Lane-controlling truck tech could slash collision costs: Bosch

by Today's Trucking

Systems that help to keep trucks in their lanes will come at a cost, but they could also generate a significant return on investment.

New research by the component suppliers at Bosch – Safety + Enhanced Driver Comfort: Steering in Commercial Vehicle ADAS Systems – concludes that lateral actuator systems in Class 7 and 8 trucks could reduce overall collision costs by up to four cents per mile, or $3,700 per truck every year.

(Illustration: Daimler Trucks North America)

The findings emerged through a review of public crash data, looking at vehicle types and crash severity.

“The full value when injuries or fatalities from vehicular accidents are avoided is ultimately incalculable,” says Kevin O’Keefe, regional president – automotive steering for Bosch in North America. “Safety technologies like LCA [lane change assistance] and LKS [lane keeping support] help to reduce accidents, which is the ultimate goal across the commercial vehicle industry.”

Bosch researchers conclude that injuries from Class 7 and 8 truck crashes could be reduced by up to 23%, and fatalities could be reduced by up to 19%, based on cases where the trucks were responsible for triggering the collisions.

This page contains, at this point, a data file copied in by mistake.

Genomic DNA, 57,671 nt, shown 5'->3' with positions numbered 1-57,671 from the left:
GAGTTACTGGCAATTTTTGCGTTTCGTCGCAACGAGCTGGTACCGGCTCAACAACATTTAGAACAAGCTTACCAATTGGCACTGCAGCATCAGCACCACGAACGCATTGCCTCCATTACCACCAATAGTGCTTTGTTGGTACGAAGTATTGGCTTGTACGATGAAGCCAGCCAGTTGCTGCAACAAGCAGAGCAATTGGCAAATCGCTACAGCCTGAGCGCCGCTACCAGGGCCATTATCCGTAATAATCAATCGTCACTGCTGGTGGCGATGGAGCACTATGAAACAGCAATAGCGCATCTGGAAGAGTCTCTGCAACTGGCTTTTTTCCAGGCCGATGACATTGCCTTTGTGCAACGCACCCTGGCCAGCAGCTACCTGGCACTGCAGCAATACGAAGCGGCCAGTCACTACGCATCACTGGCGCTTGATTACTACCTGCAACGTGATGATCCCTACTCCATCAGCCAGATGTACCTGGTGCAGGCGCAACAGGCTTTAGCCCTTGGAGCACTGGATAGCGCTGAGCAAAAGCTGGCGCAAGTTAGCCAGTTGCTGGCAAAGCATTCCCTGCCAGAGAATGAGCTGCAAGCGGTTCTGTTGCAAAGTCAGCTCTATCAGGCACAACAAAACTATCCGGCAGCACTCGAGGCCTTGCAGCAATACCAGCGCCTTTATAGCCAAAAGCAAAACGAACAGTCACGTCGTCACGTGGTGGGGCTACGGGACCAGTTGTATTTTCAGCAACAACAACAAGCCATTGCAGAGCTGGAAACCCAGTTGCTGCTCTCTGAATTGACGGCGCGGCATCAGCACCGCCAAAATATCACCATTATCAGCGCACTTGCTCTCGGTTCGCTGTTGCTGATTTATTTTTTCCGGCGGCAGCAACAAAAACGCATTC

Lane change assistance and lane keeping support were also projected to reduce property damage by up to 35% in these situations.

Such systems can also support driver comfort by compensating for cross winds, offering active steering damping, and reducing steering effort. Safety features that detect hydraulic failures and add steering assistance could also help drivers maintain control during issues like tire blowouts, Bosch says.

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  • My employer went with a collision mitigation system on all of the new trucks coming in. As someone who sits on the health and safety board, our numbers in this area have remained unchanged. These systems stop working once the exterior sensors get covered in snow or once they can’t see the lines on the road. They often get triggered by unknown things and report false events. Our safety guys spend hours each day reviewing these recordings, most of which turn out to be bogus.